By Catherine Rutley and Aysha Salam
February is fast approaching and with it, the much-anticipated arrival of Sharon High School Theater Company's student directed productions. On February 8th and 9th, the three student directed shows will perform. This year, directors Drew Maidment and Henry Saniuk, Ilana Sawyer, and Ben Brack and Ethan Aronson have casted their talents in their respective three shows, Almost, Maine, Tunnel Vision, and Death By Television. All that’s left to do is bring their visions to life onstage…
Almost, Maine, written by John Cariani, consists of nine vignettes set in the mystical town of Almost, Maine. The vignettes revolve around a common theme—love; its creation and its loss. In keeping with the theme of love, Drew Maidment comments that he “loves the magic in all the stories”. Perhaps this magic stems from the relatablity of the vignettes… after all, who hasn’t experienced first kiss butterflies or eaten through their fair share of Ben and Jerrys during a particularly rough break-up? Or in the case of the vignette, “They Fell”, suffer through a classic case of how-did-I-not-see-this-earlier-itis?
Death by Television is a satirical play that explores the effect of media on today’s culture, a topic that proves only too relevant in a world where Facebook and Twitter take priority over homework. The show has been carefully crafted by Sharon High School’s very own Ethan Aronson. Don’t let the satire give you the impression that the show is dark, however—sources say that the show had them laughing after only a few minutes into the first rehearsal. The directors facilitate this type of bonding through the trust they place in their cast members. They are allowing the cast members to rewrite some of the script, turning the play into a true group effort. In fact, the cast offers feedback on many of the parts of the rehearsal process—and “because there are so few of us, everyone gets to put their input in on every scene, and so it really comes from them… how to improve and make things better,” Ethan Aronson says, proudly.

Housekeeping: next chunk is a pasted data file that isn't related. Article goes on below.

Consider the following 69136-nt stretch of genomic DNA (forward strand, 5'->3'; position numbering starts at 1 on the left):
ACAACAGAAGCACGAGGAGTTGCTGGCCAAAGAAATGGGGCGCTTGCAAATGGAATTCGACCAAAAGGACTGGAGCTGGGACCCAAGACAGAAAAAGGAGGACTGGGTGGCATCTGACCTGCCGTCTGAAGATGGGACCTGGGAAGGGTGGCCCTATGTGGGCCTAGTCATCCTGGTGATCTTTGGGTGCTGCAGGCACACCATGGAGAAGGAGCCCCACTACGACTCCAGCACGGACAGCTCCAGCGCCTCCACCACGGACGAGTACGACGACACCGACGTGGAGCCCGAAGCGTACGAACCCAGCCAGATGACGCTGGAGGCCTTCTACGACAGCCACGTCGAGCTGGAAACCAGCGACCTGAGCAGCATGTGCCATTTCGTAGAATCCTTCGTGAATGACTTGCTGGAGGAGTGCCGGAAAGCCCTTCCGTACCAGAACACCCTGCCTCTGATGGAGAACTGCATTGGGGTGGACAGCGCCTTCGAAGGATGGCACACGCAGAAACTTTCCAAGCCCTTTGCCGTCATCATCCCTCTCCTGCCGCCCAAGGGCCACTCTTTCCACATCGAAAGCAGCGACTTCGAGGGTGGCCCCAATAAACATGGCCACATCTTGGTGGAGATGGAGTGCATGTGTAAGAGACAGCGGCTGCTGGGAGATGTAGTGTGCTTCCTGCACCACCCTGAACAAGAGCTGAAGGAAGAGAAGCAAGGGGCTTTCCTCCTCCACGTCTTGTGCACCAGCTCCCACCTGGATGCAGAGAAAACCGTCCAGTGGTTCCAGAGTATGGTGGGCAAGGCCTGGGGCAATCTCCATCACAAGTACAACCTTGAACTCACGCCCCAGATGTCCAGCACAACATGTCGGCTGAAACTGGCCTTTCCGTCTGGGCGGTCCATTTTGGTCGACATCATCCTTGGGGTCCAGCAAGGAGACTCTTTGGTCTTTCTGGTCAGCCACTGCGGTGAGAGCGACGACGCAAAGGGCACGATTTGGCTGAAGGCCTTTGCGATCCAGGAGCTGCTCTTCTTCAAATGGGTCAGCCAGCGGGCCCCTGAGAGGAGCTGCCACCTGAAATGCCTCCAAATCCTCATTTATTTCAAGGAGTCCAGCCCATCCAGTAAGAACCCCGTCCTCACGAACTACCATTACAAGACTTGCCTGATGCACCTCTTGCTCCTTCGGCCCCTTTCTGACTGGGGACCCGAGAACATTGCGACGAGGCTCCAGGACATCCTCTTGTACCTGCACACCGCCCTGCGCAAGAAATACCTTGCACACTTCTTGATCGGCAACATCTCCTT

Tunnel Vision continues the theme that high school students, particularly those in the midst of the college process, will relate to… the psychological state of teenagers. Director Ilana Sawyer wrote the show in the hopes of fostering understanding between all members of our community, those with larger mental burdens (like the one that her main character, Ralph, struggles with) and those without—attempting to remind people that they are not alone. Her message is clear: “real life has truth and suffering— but always enduring hope”. When asked about the struggles she herself has faced, as a first-time director and playwright, Ilana hems and hams, fighting to find some. Instead, she says, the experience has been altogether easier and more rewarding than she expected. “It is,” she beams, “the most most incredible, heart-wrenching experience to have other people passionate about the words that I wrote and believe in me & my vision.”
All three shows have a long road ahead of them, but director Maidment seems confident and optimistic for the future. “I can already tell that it’s going to be a very rewarding experience and I think that with this incredible cast we can overcome any obstacle,” he declares . A corny vision? Yes. Unrealistically high expectations? Based on what the shows have accomplished so far during the rehearsal process, absolutely not.